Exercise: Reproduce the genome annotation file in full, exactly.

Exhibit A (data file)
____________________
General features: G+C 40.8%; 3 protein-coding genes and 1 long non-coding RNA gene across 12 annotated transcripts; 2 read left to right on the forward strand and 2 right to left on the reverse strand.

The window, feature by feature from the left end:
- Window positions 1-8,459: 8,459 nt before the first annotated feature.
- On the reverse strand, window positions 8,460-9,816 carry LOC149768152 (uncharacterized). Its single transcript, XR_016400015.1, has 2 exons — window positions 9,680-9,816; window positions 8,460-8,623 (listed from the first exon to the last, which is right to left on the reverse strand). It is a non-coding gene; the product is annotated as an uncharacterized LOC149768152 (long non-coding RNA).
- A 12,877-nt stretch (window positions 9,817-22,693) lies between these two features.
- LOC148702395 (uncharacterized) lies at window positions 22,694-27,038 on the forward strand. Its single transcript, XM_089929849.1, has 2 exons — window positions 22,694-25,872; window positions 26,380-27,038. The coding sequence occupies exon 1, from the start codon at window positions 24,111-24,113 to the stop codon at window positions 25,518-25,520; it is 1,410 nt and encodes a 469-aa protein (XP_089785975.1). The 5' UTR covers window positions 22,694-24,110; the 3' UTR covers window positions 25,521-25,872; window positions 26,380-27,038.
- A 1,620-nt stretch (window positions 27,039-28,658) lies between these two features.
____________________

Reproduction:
General features: G+C 40.8%; 3 protein-coding genes and 1 long non-coding RNA gene across 12 annotated transcripts; 2 read left to right on the forward strand and 2 right to left on the reverse strand.

The window, feature by feature from the left end:
- Window positions 1-8,459: 8,459 nt before the first annotated feature.
- On the reverse strand, window positions 8,460-9,816 carry LOC149768152 (uncharacterized). Its single transcript, XR_016400015.1, has 2 exons — window positions 9,680-9,816; window positions 8,460-8,623 (listed from the first exon to the last, which is right to left on the reverse strand). It is a non-coding gene; the product is annotated as an uncharacterized LOC149768152 (long non-coding RNA).
- A 12,877-nt stretch (window positions 9,817-22,693) lies between these two features.
- LOC148702395 (uncharacterized) lies at window positions 22,694-27,038 on the forward strand. Its single transcript, XM_089929849.1, has 2 exons — window positions 22,694-25,872; window positions 26,380-27,038. The coding sequence occupies exon 1, from the start codon at window positions 24,111-24,113 to the stop codon at window positions 25,518-25,520; it is 1,410 nt and encodes a 469-aa protein (XP_089785975.1). The 5' UTR covers window positions 22,694-24,110; the 3' UTR covers window positions 25,521-25,872; window positions 26,380-27,038.
- A 1,620-nt stretch (window positions 27,039-28,658) lies between these two features.